The aggregate funded status of 130 state pension plans rose 2.8 percentage points to 70.2% in fiscal year 2017, said Wilshire Consulting's most recent annual state pension funding report released Monday.
Of the 130 defined benefit plans analyzed, fiscal year 2017 data were available for 71. The remaining pension funds' 2017 data were estimated. Most of the plans analyzed had a fiscal year that ended June 30.
For the 71 plans that provided fiscal year 2017 data, pension fund assets grew by 9% over the year to $3.17 trillion, while liabilities increased 5% to $4.518 trillion. Overall assets were up 9.2% from 2016, while liabilities were up 5% from the year before.
"A primary driver of the improvement in the funding ratio was the increase in global equity values for the 12-month period ending June 30, 2017," said Ned McGuire, vice president and a member of the pension risk solutions group at Wilshire Consulting, in a news release on the results. "In fact, the estimated aggregate asset value is the highest since Wilshire began reporting on state retirement system funding levels."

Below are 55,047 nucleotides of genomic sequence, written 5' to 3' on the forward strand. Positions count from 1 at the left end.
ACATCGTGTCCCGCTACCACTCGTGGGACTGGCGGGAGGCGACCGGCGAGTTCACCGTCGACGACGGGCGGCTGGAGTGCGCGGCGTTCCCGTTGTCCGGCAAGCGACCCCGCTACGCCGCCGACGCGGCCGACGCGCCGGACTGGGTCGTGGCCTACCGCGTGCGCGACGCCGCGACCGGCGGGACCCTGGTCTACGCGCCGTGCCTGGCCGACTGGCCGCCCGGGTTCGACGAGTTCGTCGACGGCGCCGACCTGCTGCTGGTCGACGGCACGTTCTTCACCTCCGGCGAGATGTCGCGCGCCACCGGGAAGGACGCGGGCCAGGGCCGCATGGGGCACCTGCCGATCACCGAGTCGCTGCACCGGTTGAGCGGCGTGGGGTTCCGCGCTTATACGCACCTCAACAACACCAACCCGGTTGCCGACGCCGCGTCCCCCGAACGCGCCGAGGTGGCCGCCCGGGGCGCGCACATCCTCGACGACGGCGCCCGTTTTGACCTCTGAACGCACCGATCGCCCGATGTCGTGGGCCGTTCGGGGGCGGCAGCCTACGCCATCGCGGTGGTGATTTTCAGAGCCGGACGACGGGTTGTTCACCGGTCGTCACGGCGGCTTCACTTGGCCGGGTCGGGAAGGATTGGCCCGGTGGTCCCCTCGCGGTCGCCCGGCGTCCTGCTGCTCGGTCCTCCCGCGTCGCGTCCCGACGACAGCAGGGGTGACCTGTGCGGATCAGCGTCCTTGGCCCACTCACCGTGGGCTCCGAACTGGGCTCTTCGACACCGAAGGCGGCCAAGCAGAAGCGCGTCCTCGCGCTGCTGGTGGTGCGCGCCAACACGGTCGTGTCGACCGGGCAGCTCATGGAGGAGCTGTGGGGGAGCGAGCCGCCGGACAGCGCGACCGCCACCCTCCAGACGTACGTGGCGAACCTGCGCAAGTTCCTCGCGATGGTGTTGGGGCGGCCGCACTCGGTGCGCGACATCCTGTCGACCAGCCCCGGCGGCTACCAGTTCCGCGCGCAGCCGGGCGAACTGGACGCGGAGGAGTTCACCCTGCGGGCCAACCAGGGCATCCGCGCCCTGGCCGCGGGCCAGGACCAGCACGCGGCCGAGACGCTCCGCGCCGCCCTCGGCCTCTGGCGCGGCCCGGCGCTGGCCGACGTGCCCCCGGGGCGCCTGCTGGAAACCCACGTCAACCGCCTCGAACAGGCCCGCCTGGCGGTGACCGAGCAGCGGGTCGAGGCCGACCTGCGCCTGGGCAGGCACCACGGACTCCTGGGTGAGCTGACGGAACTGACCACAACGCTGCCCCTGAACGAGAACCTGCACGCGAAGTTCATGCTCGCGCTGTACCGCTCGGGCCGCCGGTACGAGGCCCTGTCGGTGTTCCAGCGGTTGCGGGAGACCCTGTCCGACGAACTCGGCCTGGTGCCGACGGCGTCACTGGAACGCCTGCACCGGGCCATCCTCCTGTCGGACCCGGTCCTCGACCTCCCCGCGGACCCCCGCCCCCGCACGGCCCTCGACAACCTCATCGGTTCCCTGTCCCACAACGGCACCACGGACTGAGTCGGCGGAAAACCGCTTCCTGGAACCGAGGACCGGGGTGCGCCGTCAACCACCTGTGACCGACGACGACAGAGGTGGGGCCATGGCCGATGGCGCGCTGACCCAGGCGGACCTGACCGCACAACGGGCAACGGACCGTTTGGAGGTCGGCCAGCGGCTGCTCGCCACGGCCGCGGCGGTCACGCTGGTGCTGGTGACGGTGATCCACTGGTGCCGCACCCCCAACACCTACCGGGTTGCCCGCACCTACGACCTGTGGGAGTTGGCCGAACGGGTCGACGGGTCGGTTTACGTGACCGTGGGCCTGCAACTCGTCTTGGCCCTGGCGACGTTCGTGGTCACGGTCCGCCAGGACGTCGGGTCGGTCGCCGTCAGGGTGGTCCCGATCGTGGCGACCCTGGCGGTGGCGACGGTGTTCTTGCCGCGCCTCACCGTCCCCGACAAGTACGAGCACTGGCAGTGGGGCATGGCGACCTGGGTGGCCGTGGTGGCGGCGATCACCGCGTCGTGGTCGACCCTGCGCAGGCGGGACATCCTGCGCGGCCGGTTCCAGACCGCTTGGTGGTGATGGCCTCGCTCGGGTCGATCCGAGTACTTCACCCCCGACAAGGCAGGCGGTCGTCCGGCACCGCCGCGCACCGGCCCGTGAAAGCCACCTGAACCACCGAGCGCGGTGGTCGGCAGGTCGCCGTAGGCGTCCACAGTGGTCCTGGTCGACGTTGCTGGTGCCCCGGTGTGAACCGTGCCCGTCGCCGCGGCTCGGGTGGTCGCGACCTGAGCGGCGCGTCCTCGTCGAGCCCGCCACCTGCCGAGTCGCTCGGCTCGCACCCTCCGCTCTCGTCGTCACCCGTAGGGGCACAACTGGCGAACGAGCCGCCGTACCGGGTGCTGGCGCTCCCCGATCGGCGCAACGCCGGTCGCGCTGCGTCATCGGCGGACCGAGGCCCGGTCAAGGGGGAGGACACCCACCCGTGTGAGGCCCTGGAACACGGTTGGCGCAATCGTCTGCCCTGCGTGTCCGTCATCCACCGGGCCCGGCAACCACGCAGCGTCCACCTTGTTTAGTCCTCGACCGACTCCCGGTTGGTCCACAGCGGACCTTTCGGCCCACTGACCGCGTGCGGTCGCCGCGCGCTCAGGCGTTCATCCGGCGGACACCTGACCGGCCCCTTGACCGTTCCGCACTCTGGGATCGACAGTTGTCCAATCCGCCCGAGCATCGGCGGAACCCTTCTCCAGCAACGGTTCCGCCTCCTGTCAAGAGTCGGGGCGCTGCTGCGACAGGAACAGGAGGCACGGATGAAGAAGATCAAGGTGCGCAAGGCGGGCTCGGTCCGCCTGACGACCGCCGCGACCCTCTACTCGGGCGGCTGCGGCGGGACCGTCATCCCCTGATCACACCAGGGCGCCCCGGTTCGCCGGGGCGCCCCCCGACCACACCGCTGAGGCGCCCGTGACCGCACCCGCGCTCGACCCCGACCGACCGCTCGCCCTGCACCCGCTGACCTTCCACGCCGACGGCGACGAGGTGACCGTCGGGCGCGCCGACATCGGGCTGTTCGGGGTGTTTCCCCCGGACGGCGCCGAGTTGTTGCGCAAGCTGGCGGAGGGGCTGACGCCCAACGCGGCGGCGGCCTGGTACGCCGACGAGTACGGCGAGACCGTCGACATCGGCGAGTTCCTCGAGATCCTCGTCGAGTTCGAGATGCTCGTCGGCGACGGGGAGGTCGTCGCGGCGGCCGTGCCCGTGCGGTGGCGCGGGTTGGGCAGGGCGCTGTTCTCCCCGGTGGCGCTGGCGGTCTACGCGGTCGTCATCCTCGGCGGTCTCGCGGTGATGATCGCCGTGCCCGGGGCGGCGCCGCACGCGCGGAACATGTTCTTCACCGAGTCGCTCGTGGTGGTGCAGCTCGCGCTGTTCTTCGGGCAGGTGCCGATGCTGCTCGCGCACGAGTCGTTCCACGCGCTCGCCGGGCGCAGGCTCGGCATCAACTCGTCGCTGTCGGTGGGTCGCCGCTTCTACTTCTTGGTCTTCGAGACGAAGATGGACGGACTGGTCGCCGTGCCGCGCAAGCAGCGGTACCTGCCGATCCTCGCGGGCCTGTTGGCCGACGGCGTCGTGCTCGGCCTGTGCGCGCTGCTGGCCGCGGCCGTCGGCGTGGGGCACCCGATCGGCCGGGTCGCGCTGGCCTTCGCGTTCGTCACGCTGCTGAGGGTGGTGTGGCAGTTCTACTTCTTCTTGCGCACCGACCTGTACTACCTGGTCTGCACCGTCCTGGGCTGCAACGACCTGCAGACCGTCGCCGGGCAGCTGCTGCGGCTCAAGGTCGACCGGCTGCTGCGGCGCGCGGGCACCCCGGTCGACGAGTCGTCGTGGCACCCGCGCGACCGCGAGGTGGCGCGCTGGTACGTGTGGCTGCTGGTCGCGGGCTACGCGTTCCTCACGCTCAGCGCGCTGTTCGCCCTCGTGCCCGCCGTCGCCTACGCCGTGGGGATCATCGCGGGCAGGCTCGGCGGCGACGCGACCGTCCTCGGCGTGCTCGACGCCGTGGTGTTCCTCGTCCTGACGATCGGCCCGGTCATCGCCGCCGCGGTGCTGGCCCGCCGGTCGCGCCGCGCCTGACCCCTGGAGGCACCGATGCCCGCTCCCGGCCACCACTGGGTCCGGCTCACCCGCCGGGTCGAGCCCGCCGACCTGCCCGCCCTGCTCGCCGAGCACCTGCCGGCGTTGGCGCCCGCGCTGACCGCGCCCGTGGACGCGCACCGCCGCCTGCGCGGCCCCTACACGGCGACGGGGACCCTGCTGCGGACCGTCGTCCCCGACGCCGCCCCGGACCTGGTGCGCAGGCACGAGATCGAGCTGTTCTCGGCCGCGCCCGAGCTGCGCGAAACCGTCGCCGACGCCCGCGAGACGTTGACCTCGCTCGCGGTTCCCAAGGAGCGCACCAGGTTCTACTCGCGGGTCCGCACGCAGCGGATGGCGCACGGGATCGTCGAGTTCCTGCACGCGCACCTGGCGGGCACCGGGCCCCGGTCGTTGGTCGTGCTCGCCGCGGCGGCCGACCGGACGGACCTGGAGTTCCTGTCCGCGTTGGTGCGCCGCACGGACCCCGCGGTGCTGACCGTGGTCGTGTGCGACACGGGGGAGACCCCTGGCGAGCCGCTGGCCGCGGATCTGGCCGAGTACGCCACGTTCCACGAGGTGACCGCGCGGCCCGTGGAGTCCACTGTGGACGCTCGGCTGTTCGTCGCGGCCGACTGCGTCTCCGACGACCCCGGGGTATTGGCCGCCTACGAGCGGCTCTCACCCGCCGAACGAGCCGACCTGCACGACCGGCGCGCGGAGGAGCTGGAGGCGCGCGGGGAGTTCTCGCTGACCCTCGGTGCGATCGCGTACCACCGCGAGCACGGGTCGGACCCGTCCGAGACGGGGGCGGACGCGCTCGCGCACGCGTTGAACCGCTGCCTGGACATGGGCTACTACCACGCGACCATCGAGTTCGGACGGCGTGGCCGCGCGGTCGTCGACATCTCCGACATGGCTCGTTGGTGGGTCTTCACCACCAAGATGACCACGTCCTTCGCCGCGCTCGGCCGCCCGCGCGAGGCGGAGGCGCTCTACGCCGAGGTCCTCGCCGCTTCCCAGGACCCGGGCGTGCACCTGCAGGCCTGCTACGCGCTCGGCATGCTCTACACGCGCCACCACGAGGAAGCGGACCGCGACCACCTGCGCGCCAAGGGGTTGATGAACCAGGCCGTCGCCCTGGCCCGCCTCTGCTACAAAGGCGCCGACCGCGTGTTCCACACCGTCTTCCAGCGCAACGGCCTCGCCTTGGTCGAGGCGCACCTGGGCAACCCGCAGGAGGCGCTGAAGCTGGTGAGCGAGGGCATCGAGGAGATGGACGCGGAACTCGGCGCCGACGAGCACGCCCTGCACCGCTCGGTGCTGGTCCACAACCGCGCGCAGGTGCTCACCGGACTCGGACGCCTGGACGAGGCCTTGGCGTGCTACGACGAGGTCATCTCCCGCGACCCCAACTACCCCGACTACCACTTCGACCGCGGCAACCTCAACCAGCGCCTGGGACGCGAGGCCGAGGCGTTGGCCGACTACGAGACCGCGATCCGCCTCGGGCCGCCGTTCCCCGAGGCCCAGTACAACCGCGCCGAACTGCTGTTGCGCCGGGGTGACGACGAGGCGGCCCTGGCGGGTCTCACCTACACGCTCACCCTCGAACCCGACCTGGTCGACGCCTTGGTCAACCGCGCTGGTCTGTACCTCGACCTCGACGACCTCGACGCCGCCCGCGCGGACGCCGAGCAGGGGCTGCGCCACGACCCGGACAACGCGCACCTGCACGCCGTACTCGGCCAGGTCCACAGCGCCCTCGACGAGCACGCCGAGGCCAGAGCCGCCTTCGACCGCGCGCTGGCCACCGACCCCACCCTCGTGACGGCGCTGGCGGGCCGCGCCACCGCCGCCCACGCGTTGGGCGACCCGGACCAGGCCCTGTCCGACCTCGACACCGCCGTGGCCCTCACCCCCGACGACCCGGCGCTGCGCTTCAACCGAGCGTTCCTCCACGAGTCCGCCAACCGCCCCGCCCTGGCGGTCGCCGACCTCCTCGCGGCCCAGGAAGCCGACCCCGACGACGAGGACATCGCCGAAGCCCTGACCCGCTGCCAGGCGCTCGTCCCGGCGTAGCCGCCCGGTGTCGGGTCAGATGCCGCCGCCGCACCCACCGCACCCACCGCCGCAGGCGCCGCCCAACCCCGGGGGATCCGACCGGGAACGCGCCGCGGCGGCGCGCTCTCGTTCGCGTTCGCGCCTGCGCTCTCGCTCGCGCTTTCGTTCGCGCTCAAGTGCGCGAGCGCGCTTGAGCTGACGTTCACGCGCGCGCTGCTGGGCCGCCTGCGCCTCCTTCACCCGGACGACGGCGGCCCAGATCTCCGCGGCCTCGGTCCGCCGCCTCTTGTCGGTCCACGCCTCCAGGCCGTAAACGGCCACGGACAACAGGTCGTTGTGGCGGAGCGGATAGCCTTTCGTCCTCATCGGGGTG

Wilshire's report, which also looks at plans' asset allocation, found movement out of U.S. equities and into other growth assets such as non-U.S. equities, real estate and private equity over the past decade.
The average allocation to U.S. equities in 2017 was 29.9%, down 11.1 percentage points from 2007. Over the same time period, the average allocation to non-U.S. equities rose 0.5 percentage points to 18.7%, real estate rose 8.7 percentage points to 13.9%, and private equity rose 4.4 percentage points to 9%.
Looking at the other asset classes that Wilshire tracks, plans' average allocation to U.S. fixed income fell 4.5 percentage points during the 10-year period to 22.8%, while the average allocation to non-U.S. fixed income and other non-equity assets (cash and cash equivalents, commodities, hedge funds and other absolute-return strategies) rose 2.1 percentage points to 5.8%.